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Predicting global killer whale population collapse from PCB pollution
Desforges, J.-P.; Hall, A.; McConnell, B.; Rosing-Asvid, A.; Barber, J.L.; Brownlow, A.; De Guise, S.; Eulaers, I.; Jepson, P.D.; Letcher, R.J.; Levin, M.; Ross, P.S.; Samarra, F.; Víkingsson, G.A.; Sonne, C.; Dietz, R. (2018). Predicting global killer whale population collapse from PCB pollution. Science (Wash.) 361(6409): 1373-1376.
In: Science (Washington). American Association for the Advancement of Science: New York, N.Y. ISSN 0036-8075; e-ISSN 1095-9203, more
Peer reviewed article  

Available in  Authors 

Authors  Top 
  • Desforges, J.-P.
  • Hall, A.
  • McConnell, B.
  • Rosing-Asvid, A.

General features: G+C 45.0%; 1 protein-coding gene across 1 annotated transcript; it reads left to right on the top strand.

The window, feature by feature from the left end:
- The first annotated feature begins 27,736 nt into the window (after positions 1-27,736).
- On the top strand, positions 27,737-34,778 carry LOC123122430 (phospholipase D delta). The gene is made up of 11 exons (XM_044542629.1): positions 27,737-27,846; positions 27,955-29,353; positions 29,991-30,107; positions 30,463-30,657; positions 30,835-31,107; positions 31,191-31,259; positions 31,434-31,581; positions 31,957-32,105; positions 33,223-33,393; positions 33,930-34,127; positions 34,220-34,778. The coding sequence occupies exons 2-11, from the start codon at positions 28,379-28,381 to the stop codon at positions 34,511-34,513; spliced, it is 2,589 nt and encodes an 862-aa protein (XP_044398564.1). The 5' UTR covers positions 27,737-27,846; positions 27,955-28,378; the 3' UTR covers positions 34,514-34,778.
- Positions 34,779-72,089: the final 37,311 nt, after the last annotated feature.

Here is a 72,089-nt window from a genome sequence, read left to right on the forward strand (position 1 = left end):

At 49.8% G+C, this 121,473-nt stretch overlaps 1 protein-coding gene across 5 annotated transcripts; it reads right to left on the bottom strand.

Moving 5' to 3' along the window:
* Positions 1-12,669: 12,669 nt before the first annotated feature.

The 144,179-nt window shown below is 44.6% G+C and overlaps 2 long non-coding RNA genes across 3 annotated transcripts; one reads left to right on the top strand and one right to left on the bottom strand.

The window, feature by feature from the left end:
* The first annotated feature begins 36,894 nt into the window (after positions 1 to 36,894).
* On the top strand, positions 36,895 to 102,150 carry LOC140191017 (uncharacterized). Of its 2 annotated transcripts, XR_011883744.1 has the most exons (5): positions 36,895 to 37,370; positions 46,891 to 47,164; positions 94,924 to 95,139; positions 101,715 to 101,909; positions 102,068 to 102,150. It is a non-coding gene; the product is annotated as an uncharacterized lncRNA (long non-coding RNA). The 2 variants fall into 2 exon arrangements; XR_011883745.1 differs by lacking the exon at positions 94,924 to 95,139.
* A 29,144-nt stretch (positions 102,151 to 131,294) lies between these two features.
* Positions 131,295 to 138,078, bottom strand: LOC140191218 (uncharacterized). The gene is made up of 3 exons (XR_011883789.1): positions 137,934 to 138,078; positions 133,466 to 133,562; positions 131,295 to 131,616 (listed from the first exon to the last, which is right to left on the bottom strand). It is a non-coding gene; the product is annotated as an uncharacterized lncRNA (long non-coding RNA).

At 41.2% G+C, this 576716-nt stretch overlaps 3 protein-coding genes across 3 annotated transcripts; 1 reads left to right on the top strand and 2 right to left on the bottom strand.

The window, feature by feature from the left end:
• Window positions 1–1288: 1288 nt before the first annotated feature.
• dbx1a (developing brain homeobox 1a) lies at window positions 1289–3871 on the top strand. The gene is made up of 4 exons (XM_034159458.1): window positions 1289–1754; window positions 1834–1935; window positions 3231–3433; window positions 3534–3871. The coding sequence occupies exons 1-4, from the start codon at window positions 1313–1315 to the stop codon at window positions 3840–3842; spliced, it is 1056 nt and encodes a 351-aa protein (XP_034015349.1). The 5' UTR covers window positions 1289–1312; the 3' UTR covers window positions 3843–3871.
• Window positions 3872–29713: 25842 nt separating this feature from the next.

• Barber, J.L.
  • Brownlow, A.
  • De Guise, S.
  • Eulaers, I., more
  • Jepson, P.D.
  • Letcher, R.J.
  • Levin, M.
  • Ross, P.S.
  • Samarra, F.
  • Víkingsson, G.A.
  • Sonne, C.
  • Dietz, R., more

    Killer whales (Orcinus orca) are among the most highly polychlorinated biphenyl (PCB)–contaminated mammals in the world, raising concern about the health consequences of current PCB exposures. Using an individual-based model framework and globally available data on PCB concentrations in killer whale tissues, we show that PCB-mediated effects on reproduction and immune function threaten the long-term viability of >50% of the world’s killer whale populations. PCB-mediated effects over the coming 100 years predicted that killer whale populations near industrialized regions, and those feeding at high trophic levels regardless of location, are at high risk of population collapse. Despite a near-global ban of PCBs more than 30 years ago, the world’s killer whales illustrate the troubling persistence of this chemical class.

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